The other thing wrong with the Deputy's mathematics is that supplementary welfare is paid but if the appeal is awarded, the money paid in supplementary welfare is taken into account.

What if it is not awarded?

In many cases supplementary welfare is not paid. Supplementary welfare is only paid where the community welfare officer, having done his own means test, believes there is a prima facie case for the payment of supplementary welfare.

This costs €600,000 a month.

Therefore, the figure the Deputy gave for the cost of supplementary welfare is wrong.

Would the Minister not admit there has been a dramatic increase in the number of appeals because of a dramatic increase in the number of refusals for various payments? Will he confirm the number of cases on appeal is the highest ever and that a scoping section in the Department provides at least a year in advance to deal with the level of queries under a particular category and that it is being done now to provide for next year?

The first thing I paid attention to when I entered the Department was the length of the appeals process. As a constituency politician, I am more than aware of the problem. In fairness to the appeals office, which is independent, it has taken a huge number of steps to deal with the large increase in the number of applications.

It is obvious that many decisions are now being revised before they go through a full appeal because the applicants are giving information on appeal that they are not giving in the initial application. It is interesting to look at the statistics I gave this afternoon that show we must look at ways to encourage people to give the information at the first stage that obviates the necessity for an appeal because many successful appeals are based on further information being provide the second time around. I should look at Deputy Durkan's point, that there should be a way to engineer a situation where people do not feel the need to appeal.

Social Welfare Benefits

Bernard J. Durkan

Ceist:

51 Deputy Bernard J. Durkan asked the Minister for Social Protection if he has considered easing the qualification requirements for back to education allowance having regard to the rising needs in the present economic situation and the necessity to ensure availability of an up skilled labour force in the future; and if he will make a statement on the matter. [39972/10]

The back to education allowance scheme is a second chance education opportunities scheme designed to remove the barriers to participation in second and third level education by enabling eligible people on social welfare to continue to receive a payment while pursuing an approved full-time education course that leads to a higher qualification than that already held.

With effect from 19 July 2010, changes have been made to the qualifying conditions of the back to education scheme to reflect the present economic situation. The period for which a person is required to be on a qualifying social welfare payment before accessing BTEA was reduced from 12 months to nine months. A two year qualifying period continues to apply to participants coming from illness benefit. People who are awarded statutory redundancy may access the scheme immediately, provided an entitlement to a relevant social welfare payment is established prior to commencing an approved course of study.

In addition, a person can avail of BTEA to resume studies in a second or subsequent year of a third level course whereas, prior to July, a person could only apply for BTEA if he was commencing year one of a course. This also applies to people who are granted an exemption from a period of the third level course. A person who completed an earlier year or years of his third level course on a part-time basis but is now getting a jobseeker's payment may apply for BTEA to continue the course on a full-time basis.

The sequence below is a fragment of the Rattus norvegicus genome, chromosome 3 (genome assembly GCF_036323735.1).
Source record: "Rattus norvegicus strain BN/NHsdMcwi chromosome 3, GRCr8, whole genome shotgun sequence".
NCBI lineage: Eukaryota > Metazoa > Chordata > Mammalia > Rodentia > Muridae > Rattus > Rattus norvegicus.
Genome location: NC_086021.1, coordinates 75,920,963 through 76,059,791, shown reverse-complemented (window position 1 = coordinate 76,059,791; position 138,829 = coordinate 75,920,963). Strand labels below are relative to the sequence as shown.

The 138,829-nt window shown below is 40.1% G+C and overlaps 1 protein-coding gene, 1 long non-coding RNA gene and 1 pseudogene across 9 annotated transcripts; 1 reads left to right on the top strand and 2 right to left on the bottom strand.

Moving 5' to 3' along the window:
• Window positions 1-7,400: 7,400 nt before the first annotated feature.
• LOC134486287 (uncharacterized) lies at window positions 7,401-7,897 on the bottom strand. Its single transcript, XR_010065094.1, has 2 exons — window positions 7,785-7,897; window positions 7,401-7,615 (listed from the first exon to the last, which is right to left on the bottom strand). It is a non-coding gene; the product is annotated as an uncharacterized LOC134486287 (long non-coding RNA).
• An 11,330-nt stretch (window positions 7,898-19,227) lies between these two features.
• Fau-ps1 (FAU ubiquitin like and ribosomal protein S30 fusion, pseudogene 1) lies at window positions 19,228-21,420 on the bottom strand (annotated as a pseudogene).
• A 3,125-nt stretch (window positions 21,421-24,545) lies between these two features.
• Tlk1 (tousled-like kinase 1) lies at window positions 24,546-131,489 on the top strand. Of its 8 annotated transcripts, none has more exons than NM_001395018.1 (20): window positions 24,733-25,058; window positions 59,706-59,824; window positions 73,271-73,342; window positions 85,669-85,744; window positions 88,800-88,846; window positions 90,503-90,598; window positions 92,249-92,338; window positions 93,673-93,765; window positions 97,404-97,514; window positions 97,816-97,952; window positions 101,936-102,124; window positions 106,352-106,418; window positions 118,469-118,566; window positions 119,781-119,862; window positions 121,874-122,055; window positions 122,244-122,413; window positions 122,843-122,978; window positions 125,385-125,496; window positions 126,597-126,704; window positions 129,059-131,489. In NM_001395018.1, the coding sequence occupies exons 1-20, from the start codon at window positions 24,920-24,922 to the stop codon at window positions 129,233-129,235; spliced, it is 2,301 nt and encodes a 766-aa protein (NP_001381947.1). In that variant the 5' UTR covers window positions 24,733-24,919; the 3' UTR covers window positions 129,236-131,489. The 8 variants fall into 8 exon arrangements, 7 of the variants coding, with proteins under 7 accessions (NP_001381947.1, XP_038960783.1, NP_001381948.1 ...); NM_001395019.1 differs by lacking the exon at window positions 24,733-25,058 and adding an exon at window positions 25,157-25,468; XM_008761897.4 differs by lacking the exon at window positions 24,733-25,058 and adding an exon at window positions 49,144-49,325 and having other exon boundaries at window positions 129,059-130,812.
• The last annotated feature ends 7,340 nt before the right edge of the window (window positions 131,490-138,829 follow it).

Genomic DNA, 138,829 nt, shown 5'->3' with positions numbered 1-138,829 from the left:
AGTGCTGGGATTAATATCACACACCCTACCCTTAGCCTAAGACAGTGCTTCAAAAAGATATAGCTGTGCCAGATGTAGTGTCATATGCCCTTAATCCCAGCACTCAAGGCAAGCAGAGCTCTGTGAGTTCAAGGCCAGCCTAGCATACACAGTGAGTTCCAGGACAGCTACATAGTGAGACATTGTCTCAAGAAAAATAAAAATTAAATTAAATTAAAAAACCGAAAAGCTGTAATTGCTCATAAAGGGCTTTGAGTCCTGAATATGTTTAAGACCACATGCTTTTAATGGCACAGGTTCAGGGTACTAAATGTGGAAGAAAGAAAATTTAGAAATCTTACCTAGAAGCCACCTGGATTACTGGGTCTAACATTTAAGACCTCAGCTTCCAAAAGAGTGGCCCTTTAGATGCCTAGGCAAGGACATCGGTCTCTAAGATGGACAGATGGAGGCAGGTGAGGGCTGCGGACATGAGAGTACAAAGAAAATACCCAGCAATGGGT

These enhancements build on other improvements made to the scheme in recent years in response to the changing economic climate. From September 2007, the qualifying period for illness benefit was reduced from three years to two years; from September 2008, the cost of education allowance, which is an additional annual payment made to cover the cost of books and materials, was increased from €400 to €500; and from September 2009, the six month waiting period for those pursuing second level courses was reduced to three months.

A jobseeker who wishes to participate in a part-time course may do so under the Department's part-time education option. Participants may continue to receive their existing social welfare entitlements provided they continue to satisfy all the existing terms and conditions of their jobseeker scheme including availability for work.

Additional information not given on the floor of the House.

The number of participants on the back to education scheme in the 2009-10 academic year was 20,808, which represented a 79% increase on the previous year. The number of participants in the 2008-09 academic year also represented an increase of 31% on the previous academic year. As of 22 October, approximately 21,500 participants were approved for the back to education allowance. Due to the nature of the scheme a significant number of applications are processed in October and indications are that BTEA numbers will increase noticeably again for this academic year.

The Government has devoted significant resources to the back to education allowance. The challenges presented by the changed economic circumstances are being addressed at a cross departmental and agency level. Specifically, joint approaches have been adopted by the Departments of Social Protection, Enterprise, Trade and Innovation and Education and Skills to the development of a range of activation programmes which support the unemployed in getting work, work experience or the education and skills that will support them in the search for employment.

The national employment action plan is the main measure that addresses progression of those on the live register. Under the NEAP, the Department refers persons to FÁS at three months. The process provides a stimulus to job search and affords an opportunity to explore, under professional guidance, the full range of employment and training services offered by FÁS. A total of 157,000 training and work experience places will be provided by FÁS in 2010, compared to 66,000 places in 2008 and 130,000 places in 2009.